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Cellulite: Anatomy of the Dimples
Cellulite doesn't have a cure, but science has developed treatments that, in some cases, can help minimize it. Learn what lies just beneath the skin with Groupon's take on the bumpy bodily phenomenon.
Colloquial language has come up with a number of not-so-flattering terms to describe cellulite, but beyond its aesthetics, cellulite poses no particular risk. Put simply, cellulite is the bumpy texture produced by fatty deposits resting just below the epidermal surface. As the skin thins with age, cellulite often becomes more visible: as fat bulges outward and the connective tissue reaching down to the muscle tugs back, the surface of the thighs, buttocks, belly, or upper arms forms little dimples. More common in women than men thanks to their thinner skin, higher levels of estrogen, and characteristic patterns of fat distribution, cellulite has myriad causes that range from hormonal changes to diet, genetics, and blood circulation.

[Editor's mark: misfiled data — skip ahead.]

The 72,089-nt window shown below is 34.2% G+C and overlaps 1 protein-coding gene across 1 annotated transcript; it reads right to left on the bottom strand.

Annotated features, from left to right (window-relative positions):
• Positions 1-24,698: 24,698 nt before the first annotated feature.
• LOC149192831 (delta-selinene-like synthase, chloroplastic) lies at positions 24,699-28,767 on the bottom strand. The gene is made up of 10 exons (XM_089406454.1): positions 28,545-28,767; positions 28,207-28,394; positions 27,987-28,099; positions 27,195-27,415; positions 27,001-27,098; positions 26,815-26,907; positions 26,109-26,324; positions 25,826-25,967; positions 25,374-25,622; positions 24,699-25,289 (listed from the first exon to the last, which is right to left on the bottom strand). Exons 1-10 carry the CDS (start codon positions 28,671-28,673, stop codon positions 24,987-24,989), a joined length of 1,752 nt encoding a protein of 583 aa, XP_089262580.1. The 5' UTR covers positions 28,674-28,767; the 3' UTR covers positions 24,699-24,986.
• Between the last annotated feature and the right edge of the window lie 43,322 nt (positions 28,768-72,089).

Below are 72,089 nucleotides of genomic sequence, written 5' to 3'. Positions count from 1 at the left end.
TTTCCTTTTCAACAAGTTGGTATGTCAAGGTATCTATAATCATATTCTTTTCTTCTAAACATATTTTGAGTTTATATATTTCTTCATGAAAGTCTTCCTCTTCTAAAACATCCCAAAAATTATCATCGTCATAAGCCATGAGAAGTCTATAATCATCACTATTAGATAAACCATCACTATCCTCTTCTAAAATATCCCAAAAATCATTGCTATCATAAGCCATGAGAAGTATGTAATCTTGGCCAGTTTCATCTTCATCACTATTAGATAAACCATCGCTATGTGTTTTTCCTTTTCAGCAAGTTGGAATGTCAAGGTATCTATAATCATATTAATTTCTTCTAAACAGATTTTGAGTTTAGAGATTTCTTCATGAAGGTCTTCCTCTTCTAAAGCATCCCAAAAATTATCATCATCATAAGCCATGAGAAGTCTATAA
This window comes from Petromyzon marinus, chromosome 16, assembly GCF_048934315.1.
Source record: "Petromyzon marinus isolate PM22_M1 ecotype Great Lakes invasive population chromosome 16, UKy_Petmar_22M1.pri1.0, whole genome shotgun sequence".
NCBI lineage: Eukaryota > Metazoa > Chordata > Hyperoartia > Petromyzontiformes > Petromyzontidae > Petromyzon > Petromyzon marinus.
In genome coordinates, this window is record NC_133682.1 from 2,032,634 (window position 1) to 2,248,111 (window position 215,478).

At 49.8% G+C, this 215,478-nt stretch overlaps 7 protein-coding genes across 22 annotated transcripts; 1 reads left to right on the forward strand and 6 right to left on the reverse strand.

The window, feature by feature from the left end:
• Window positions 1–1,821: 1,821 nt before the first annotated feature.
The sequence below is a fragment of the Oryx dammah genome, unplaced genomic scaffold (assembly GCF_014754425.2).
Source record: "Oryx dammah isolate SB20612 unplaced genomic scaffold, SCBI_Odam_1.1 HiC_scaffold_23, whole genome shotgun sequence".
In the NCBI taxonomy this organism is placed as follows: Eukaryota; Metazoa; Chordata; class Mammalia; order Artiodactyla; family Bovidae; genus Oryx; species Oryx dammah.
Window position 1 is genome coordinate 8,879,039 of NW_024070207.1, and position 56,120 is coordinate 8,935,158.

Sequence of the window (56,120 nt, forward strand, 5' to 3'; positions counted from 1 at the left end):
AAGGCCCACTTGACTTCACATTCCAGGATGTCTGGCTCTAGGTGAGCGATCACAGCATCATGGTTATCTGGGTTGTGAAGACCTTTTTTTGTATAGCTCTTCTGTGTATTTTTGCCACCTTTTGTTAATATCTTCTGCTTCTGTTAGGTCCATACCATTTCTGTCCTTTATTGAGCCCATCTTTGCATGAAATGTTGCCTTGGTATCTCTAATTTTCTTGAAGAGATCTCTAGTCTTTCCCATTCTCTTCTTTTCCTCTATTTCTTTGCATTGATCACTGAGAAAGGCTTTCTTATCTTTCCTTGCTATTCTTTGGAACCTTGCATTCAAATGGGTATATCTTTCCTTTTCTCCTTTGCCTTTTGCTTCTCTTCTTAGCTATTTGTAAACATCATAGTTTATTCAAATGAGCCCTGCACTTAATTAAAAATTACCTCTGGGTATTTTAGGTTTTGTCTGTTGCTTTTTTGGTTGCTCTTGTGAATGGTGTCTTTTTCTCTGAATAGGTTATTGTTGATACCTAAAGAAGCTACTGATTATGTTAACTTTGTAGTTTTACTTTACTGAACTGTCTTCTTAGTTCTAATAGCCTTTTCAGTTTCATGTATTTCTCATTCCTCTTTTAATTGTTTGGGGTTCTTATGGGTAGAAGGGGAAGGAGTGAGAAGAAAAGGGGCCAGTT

Because cellulite’s structure is so complex, it’s not easy to attack—even invasive methods such as traditional liposuction leave cellulite in place. Although it's just about impossible to prevent cellulite from forming, doctors and aestheticians have proposed a variety of ways to diminish its appearance. From lasers that break apart fatty deposits to retinol creams to massage techniques that increase the flow of blood to cellulite-ridden areas, the med-spa bag of tricks is deep and eclectic. Because many of these treatments are quite new, it’s often difficult to judge their long-term permanence. Although diet and exercise won’t remove cellulite, they may make it less noticeable through weight loss, increased muscle tone, or the fact that you’re jumping on that trampoline too quickly for anyone to tell.